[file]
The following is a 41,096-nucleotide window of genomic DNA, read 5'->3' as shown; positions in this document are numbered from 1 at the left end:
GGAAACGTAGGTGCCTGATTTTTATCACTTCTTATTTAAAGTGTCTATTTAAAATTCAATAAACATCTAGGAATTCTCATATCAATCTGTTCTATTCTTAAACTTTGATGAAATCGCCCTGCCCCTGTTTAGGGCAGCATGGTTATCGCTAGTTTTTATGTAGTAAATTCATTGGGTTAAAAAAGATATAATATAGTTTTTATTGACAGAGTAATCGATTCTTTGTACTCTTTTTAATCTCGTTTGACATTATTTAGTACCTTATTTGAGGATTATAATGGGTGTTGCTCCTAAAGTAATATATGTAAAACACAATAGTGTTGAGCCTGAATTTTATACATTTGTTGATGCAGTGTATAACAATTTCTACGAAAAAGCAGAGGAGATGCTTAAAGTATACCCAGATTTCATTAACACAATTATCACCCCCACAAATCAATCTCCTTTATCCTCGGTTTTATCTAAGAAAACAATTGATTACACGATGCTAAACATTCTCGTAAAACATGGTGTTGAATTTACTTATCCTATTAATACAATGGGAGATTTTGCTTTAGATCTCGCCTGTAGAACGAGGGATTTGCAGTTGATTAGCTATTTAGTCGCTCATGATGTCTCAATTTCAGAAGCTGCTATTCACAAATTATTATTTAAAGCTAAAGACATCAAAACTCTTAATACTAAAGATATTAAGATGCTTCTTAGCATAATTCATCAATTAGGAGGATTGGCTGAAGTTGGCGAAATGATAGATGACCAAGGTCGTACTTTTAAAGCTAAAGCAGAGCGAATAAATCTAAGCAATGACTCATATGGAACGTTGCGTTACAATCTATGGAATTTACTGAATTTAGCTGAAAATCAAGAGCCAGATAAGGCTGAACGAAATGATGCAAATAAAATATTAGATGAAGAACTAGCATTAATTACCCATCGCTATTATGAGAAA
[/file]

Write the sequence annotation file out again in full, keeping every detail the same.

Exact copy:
The following is a 41,096-nucleotide window of genomic DNA, read 5'->3' as shown; positions in this document are numbered from 1 at the left end:
GGAAACGTAGGTGCCTGATTTTTATCACTTCTTATTTAAAGTGTCTATTTAAAATTCAATAAACATCTAGGAATTCTCATATCAATCTGTTCTATTCTTAAACTTTGATGAAATCGCCCTGCCCCTGTTTAGGGCAGCATGGTTATCGCTAGTTTTTATGTAGTAAATTCATTGGGTTAAAAAAGATATAATATAGTTTTTATTGACAGAGTAATCGATTCTTTGTACTCTTTTTAATCTCGTTTGACATTATTTAGTACCTTATTTGAGGATTATAATGGGTGTTGCTCCTAAAGTAATATATGTAAAACACAATAGTGTTGAGCCTGAATTTTATACATTTGTTGATGCAGTGTATAACAATTTCTACGAAAAAGCAGAGGAGATGCTTAAAGTATACCCAGATTTCATTAACACAATTATCACCCCCACAAATCAATCTCCTTTATCCTCGGTTTTATCTAAGAAAACAATTGATTACACGATGCTAAACATTCTCGTAAAACATGGTGTTGAATTTACTTATCCTATTAATACAATGGGAGATTTTGCTTTAGATCTCGCCTGTAGAACGAGGGATTTGCAGTTGATTAGCTATTTAGTCGCTCATGATGTCTCAATTTCAGAAGCTGCTATTCACAAATTATTATTTAAAGCTAAAGACATCAAAACTCTTAATACTAAAGATATTAAGATGCTTCTTAGCATAATTCATCAATTAGGAGGATTGGCTGAAGTTGGCGAAATGATAGATGACCAAGGTCGTACTTTTAAAGCTAAAGCAGAGCGAATAAATCTAAGCAATGACTCATATGGAACGTTGCGTTACAATCTATGGAATTTACTGAATTTAGCTGAAAATCAAGAGCCAGATAAGGCTGAACGAAATGATGCAAATAAAATATTAGATGAAGAACTAGCATTAATTACCCATCGCTATTATGAGAAA